Sixtine: Roman de la vie cérébrale, 1890 (VeryWoman: A Cerebral Novel, 1922)
Les Chevaux de Diomède, 1897 (The Horses of Diomedes, 1923)
Le Songe d’une femme, 1899 (The Dream of a Woman, 1927)
Une Nuit au Luxembourg, 1906 (A Night in the Luxembourg, 1912)
Un Coeur virginal, 1907 (A Virgin Heart, 1921)
Lettres d’un satyre, 1913 (Mr. Antiphilos, Satyr, 1922)
Le Fantôme, 1893 (The Phantom, 1992)
Proses moroses, 1894
Histoires magiques, 1894 (Studies in Fascination, 1992)
Le Pèlerin du silence, 1896
D’un pays lointain, 1898
Couleurs, 1908 (Colors, 1929)
La Patience de Griseldis, 1921
The Angels of Perversity, 1992 (includes The Phantom, Studies in Fascination, and other stories)
Lilith, pb. 1892 (English translation, 1946)
Théodat, pb. 1893 (English translation, 1916)
La Princesse Phénissa, pb. 1895
Le Vieux Roi, pb. 1897 (The Old King, 1916)
L’Ombre d’une femme, pb. 1924
Divertissements, 1912 (translated in Remy de Goncourt: Selections from All His Works, 1928)
Le Latin mystique, 1892
Le Livre des masques, 1896 (The Book of Masks, 1921)
Le Deuxième Livre des masques, 1898
Esthétique de la langue française, 1899 (What Is Pure French?, 1922)
La Culture des idées, 1900 (The Cultivation of Ideas, 1921)
Le Problème du style, 1902
Le Chemin de velours, 1902 (Path of Velvet, 1921)
Physique d’amour: Essai sur l’instinct sexuel, 1903 (The Natural Philosophy of Love, 1926)
Épilogues, 1903-1913 (4 volumes)
Promenades littéraires, 1904-1927 (7 volumes)
Promenades philosophiques, 1905-1909 (7 volumes
Philosophic Nights in Paris, 1920)
Dialogues des amateurs sur les choses du temps, 1905-1907, 1907
Nouveaux dialogues des amateurs sur les choses du temps, 1907-1910, 1910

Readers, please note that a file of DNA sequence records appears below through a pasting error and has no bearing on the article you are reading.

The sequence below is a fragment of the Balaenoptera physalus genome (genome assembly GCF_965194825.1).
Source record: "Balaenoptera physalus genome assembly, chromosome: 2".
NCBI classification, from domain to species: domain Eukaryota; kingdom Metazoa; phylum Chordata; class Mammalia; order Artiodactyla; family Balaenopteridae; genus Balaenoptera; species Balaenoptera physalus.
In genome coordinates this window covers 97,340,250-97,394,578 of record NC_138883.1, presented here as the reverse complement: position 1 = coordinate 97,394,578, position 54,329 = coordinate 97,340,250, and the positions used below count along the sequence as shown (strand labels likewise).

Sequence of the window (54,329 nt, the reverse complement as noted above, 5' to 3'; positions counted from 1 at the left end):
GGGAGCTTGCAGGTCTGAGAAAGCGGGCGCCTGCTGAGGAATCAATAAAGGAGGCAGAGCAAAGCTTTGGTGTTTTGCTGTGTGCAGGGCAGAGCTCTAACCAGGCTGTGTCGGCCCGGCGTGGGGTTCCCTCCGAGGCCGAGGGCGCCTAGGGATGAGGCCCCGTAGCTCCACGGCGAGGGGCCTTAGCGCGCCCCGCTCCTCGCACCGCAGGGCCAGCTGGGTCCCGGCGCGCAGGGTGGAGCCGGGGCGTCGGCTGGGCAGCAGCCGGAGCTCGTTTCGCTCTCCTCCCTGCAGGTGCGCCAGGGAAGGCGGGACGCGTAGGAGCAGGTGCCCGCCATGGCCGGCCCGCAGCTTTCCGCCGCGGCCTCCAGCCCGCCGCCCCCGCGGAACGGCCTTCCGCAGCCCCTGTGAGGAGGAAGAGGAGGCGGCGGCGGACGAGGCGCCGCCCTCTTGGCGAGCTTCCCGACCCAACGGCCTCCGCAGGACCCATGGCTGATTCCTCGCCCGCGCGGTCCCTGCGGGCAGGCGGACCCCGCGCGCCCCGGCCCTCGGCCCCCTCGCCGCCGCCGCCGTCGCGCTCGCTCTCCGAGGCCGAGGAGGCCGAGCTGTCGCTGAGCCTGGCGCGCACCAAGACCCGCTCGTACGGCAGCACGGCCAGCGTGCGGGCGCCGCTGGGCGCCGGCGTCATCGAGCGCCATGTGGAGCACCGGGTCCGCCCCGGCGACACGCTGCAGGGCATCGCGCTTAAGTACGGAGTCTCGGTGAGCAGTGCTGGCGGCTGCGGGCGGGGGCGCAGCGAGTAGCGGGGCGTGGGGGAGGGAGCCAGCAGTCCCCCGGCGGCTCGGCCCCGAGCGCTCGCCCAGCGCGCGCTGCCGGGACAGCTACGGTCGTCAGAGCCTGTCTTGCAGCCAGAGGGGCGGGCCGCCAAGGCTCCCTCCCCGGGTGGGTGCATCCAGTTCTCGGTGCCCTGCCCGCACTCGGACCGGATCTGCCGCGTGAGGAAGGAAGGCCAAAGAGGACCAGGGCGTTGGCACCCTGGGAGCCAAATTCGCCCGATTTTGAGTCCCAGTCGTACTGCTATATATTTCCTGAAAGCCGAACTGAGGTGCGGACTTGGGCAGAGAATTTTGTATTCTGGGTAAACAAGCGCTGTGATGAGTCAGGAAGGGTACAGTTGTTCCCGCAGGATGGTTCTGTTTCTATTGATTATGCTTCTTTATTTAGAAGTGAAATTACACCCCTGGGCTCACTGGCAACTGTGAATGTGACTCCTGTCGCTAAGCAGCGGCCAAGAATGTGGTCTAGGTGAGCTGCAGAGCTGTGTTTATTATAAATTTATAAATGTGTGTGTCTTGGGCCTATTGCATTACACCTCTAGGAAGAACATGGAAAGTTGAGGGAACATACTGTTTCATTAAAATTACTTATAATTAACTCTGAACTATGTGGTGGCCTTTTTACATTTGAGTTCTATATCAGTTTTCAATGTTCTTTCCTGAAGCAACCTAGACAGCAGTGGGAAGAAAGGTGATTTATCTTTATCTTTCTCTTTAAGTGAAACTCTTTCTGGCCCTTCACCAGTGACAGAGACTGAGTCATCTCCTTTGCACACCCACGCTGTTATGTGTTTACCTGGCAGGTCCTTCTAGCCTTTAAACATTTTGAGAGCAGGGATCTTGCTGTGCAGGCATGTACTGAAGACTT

Lettres à l’Amazone, 1914 (Letters to the Amazon, 1931)
Pendant l’orage, 1915
Dans la tourmente, 1916
Pendant la guerre, 1917
Lettres intimes à l’Amazone, 1928
Remy de Goncourt: Selections from All His Works, 1928 (2 volumes)
Rémy de Gourmont (goor-mohn) represents a type of literary figure not uncommon in the nineteenth century, the detached observer of life. As a celebrated poet he contributed to the Imagist movement of the early twentieth century. A prolific novelist and short-story writer, he exhibited a lifelong fascination for the scientific study of sexuality, and these theoretical dramas offer an aesthetic contrast between intellectual heroes and the women who captivate them.
After having been educated in Caen, a northern seaport near the English Channel, Gourmont went to Paris in 1883. That same year he assumed the position of assistant librarian at the Bibliothèque Nationale; he remained in this position until 1891, when he was dismissed for writing a seemingly unpatriotic, pro-German article in the Mercure de France, a periodical that he founded in collaboration with several other writers associated with the Symbolist movement, among them Joris-Karl Huysmans, Henri de Régnier, and Alfred Vallette.
The book that perhaps displays Gourmont’s critical abilities at their fullest is The Book of Masks, a study of the accomplishments and individuality of the Symbolist poets. This work was followed by Épilogues, a set of essays on contemporary life published in the Mercure de France. One of the most valuable achievements of Gourmont’s career was the identification of such seminal figures of the late nineteenth century literary landscape as Huysmans, Stéphane Mallarmé, and Friedrich Nietzsche.
The later studies Promenades littéraires and Promenades philosophiques cover a wide range of intellectual topics. Nevertheless, as he demonstrated in his Le Problème du style, Gourmont’s principal interest remained focused on the question of literature as a pure art form. One of the salient features of his artistic approach to literature was his practice of breaking up traditional images and ideas into parts so that these divisions could be individually scrutinized and reassembled into new patterns and associations.
After 1891 Gourmont became afflicted with the chronic and disfiguring disease lupus. After that time the most intense part of his life was lived in his own mind. This is reflected in his novels The Horses of Diomedes, A Night in the Luxembourg, and A Virgin Heart. Although few of his characters really come alive, these novels are illuminated by a compelling and individual intelligence. In A Night in the Luxembourg Gourmont also reveals a traditional Gallic defiance of orthodox Christianity.
Rémy de Gourmont died of a cerebral hemorrhage in Paris in 1915 while writing a condemnation of the German bombing of Rheims Cathedral after the 1914 escalation of war. This final reflection on militarism and morality is yet another confirmation of his discursive, analytical thinking.